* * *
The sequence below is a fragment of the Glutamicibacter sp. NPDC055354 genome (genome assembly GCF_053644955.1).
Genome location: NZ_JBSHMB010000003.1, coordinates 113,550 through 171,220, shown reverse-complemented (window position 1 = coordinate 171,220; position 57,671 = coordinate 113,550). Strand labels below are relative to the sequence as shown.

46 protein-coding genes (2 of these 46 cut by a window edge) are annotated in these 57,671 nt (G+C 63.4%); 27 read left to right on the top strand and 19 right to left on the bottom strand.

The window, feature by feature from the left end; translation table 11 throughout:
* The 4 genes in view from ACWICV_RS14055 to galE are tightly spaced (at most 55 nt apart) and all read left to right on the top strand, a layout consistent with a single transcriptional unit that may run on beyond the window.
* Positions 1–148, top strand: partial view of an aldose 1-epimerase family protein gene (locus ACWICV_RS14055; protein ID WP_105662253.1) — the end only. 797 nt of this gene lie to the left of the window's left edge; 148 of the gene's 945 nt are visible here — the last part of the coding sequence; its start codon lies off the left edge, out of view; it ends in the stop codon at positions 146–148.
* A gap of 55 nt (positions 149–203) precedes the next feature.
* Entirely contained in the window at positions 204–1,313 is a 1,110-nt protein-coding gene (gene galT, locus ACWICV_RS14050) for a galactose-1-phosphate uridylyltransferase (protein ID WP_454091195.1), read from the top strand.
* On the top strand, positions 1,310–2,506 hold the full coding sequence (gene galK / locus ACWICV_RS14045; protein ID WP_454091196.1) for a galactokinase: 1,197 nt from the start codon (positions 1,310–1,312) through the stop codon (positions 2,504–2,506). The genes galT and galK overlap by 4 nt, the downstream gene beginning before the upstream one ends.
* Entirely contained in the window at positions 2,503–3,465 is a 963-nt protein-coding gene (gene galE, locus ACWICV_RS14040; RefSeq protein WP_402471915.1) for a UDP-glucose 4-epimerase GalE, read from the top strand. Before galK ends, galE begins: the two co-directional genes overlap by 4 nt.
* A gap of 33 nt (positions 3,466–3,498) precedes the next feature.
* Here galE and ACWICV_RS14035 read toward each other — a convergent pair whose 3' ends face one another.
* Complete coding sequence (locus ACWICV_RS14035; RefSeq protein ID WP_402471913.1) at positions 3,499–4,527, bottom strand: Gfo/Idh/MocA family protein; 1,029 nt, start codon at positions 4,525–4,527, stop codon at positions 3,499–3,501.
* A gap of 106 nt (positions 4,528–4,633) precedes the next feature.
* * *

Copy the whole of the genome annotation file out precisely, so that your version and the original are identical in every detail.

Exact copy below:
The sequence below is a fragment of the Glutamicibacter sp. NPDC055354 genome (genome assembly GCF_053644955.1).
Genome location: NZ_JBSHMB010000003.1, coordinates 113,550 through 171,220, shown reverse-complemented (window position 1 = coordinate 171,220; position 57,671 = coordinate 113,550). Strand labels below are relative to the sequence as shown.

46 protein-coding genes (2 of these 46 cut by a window edge) are annotated in these 57,671 nt (G+C 63.4%); 27 read left to right on the top strand and 19 right to left on the bottom strand.

The window, feature by feature from the left end; translation table 11 throughout:
* The 4 genes in view from ACWICV_RS14055 to galE are tightly spaced (at most 55 nt apart) and all read left to right on the top strand, a layout consistent with a single transcriptional unit that may run on beyond the window.
* Positions 1–148, top strand: partial view of an aldose 1-epimerase family protein gene (locus ACWICV_RS14055; protein ID WP_105662253.1) — the end only. 797 nt of this gene lie to the left of the window's left edge; 148 of the gene's 945 nt are visible here — the last part of the coding sequence; its start codon lies off the left edge, out of view; it ends in the stop codon at positions 146–148.
* A gap of 55 nt (positions 149–203) precedes the next feature.
* Entirely contained in the window at positions 204–1,313 is a 1,110-nt protein-coding gene (gene galT, locus ACWICV_RS14050) for a galactose-1-phosphate uridylyltransferase (protein ID WP_454091195.1), read from the top strand.
* On the top strand, positions 1,310–2,506 hold the full coding sequence (gene galK / locus ACWICV_RS14045; protein ID WP_454091196.1) for a galactokinase: 1,197 nt from the start codon (positions 1,310–1,312) through the stop codon (positions 2,504–2,506). The genes galT and galK overlap by 4 nt, the downstream gene beginning before the upstream one ends.
* Entirely contained in the window at positions 2,503–3,465 is a 963-nt protein-coding gene (gene galE, locus ACWICV_RS14040; RefSeq protein WP_402471915.1) for a UDP-glucose 4-epimerase GalE, read from the top strand. Before galK ends, galE begins: the two co-directional genes overlap by 4 nt.
* A gap of 33 nt (positions 3,466–3,498) precedes the next feature.
* Here galE and ACWICV_RS14035 read toward each other — a convergent pair whose 3' ends face one another.
* Complete coding sequence (locus ACWICV_RS14035; RefSeq protein ID WP_402471913.1) at positions 3,499–4,527, bottom strand: Gfo/Idh/MocA family protein; 1,029 nt, start codon at positions 4,525–4,527, stop codon at positions 3,499–3,501.
* A gap of 106 nt (positions 4,528–4,633) precedes the next feature.